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'Physically and psychologically abusive' situation reported at Kilkenny care centre

The centre provides long-term residential care to children and adults with intellectual disabilities.

Image: Sasko Lazarov/RollingNews.ie

AN INSPECTION REPORT on a care centre in Kilkenny has expressed concern about an abusive situation at the facility and about distress caused by a lack of cooperation from a number of staff members.

The inspection at Camphill Community in Ballytobin took place in July this year. The centre was previously operated by Camphill Communities of Ireland, but due to high levels of non-compliance and risk to residents, Hiqa issued a notice of decision to cancel registration of the centre in May.

The centre provides long-term residential services to children and adults with moderate to severe intellectual disability, people on the autism spectrum and with physical and sensory disabilities.

One house on the campus is currently dedicated to children and younger persons.

Alternative arrangements were made with the HSE to take over the running of the centre and this was the first inspection since the cancellation of the registration.

Hiqa said that while a commitment was made for “a smooth transition in the best interests of the residents”, this had not occurred in practice.

Efforts to implement appropriate safeguarding practices were again not supported by a significant number of longterm members of the staff with whom the current provider was in a process of engagement.


The report today referenced a notification to Hiqa of one particular situation which it said was “both physically and psychologically abusive to a resident”.

“This incident took place after the HSE took over the running of the centre and continued for some hours. It is of concern to HIQA that during that time no management in the centre were alerted to the situation by agency or employed staff present at the time in order to protect the resident,” the report said.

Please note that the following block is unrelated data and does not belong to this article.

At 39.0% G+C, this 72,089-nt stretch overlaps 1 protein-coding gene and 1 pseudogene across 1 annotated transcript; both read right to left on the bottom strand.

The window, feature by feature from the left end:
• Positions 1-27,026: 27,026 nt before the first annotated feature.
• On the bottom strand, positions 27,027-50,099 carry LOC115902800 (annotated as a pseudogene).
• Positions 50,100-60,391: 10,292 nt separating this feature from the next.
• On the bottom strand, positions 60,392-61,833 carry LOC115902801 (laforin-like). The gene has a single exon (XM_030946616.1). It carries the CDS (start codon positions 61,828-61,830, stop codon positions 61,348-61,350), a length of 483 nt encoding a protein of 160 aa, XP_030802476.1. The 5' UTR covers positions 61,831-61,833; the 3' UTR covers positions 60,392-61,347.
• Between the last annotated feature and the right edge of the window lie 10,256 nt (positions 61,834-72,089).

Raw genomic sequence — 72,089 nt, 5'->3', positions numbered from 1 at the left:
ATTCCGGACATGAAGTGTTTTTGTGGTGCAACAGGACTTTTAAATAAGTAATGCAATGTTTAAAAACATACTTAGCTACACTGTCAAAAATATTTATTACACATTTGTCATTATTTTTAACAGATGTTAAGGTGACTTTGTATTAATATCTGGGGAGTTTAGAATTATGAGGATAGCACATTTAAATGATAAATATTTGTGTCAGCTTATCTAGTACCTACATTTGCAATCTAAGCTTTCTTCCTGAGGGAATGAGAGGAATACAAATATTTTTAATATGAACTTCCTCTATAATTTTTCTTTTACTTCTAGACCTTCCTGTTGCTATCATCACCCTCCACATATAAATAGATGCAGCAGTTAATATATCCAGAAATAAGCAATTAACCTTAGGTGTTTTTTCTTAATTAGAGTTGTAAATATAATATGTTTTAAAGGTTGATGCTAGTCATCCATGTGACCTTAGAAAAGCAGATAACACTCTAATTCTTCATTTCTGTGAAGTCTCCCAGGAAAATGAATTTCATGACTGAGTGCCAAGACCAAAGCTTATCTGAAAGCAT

“It is acknowledged that when the managers were alerted immediate action was taken and the person responsible suspended from duty in accordance with the requirements for the protection of vulnerable adults. However, due to the status of the person this matter can only be fully investigated and dealt with by the previous provider.”

The report went on to say that there was a “deliberate lack of adherence” to the interim safeguarding plan following this situation.

Two co-workers living in one unit and two others who were requested not to enter in the interests of residents’ safety, pending full due process investigations and without prejudice, failed to cooperate.

Hiqa said this “placed residents at potential of serious risk”.

Despite significant intervention by the current provider, staff and managers, the persons concerned refused to cooperate despite the impact on the residents. This ultimately necessitated the traumatic and immediate removal of a number of residents for their protection.
Inspectors saw evidence of and confirmed the distress and confusion this caused to residents. The previous provider who retained control over the person concerned did not intervene effectively for more than 24 hours.

Locked doors

The inspectors found that in one unit significant challenging behaviours were not being reported and therefore no supportive mechanisms for the residents were implemented.

In the absence of such supports, some restrictions were being implemented such as “the wearing of a particular garment and the use of locked doors”. However, these or other interventions were not implemented with clinical oversight or review of their effectiveness, or necessity, as part of an agreed care plan.

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The HSE, as the new provider, had made some positive changes, the inspection found. Systems were also being implemented for a full review of all historical allegations of abuse, which the HSE will oversee but which will be undertaken by an external independent body on behalf of the previous provider.

At this early stage inspectors were satisfied that the new provider and managers were in the process of identifying all such issues and putting suitable systems in place with clinical oversight.

In a statement, the HSE said it acknowledges that recent months have proven to be a difficult time for residents and families and it is working to minimise any inconvenience.

It said it has been ensuring that serious concerns noted by Hiqa are being full addressed, with a particular focus on safeguarding. An experienced disability care manager has been allocated to the centre as well as professional staff in each of the houses on a 24-hour basis.

It also said Camphill Communities of Ireland is in discussion with individual co-workers as regards alternative arrangements for those who have, on a long term basis, been resident at or involved in service delivery at Camphill, Ballytobin.

The HSE is planning to transfer management of the centre to an alternative service provider.

Read: Concerns raised about how residents would exit disability centre in event of fire>

Read: ‘High-risk’ physical and chemical restraint still in use at Limerick care centre>

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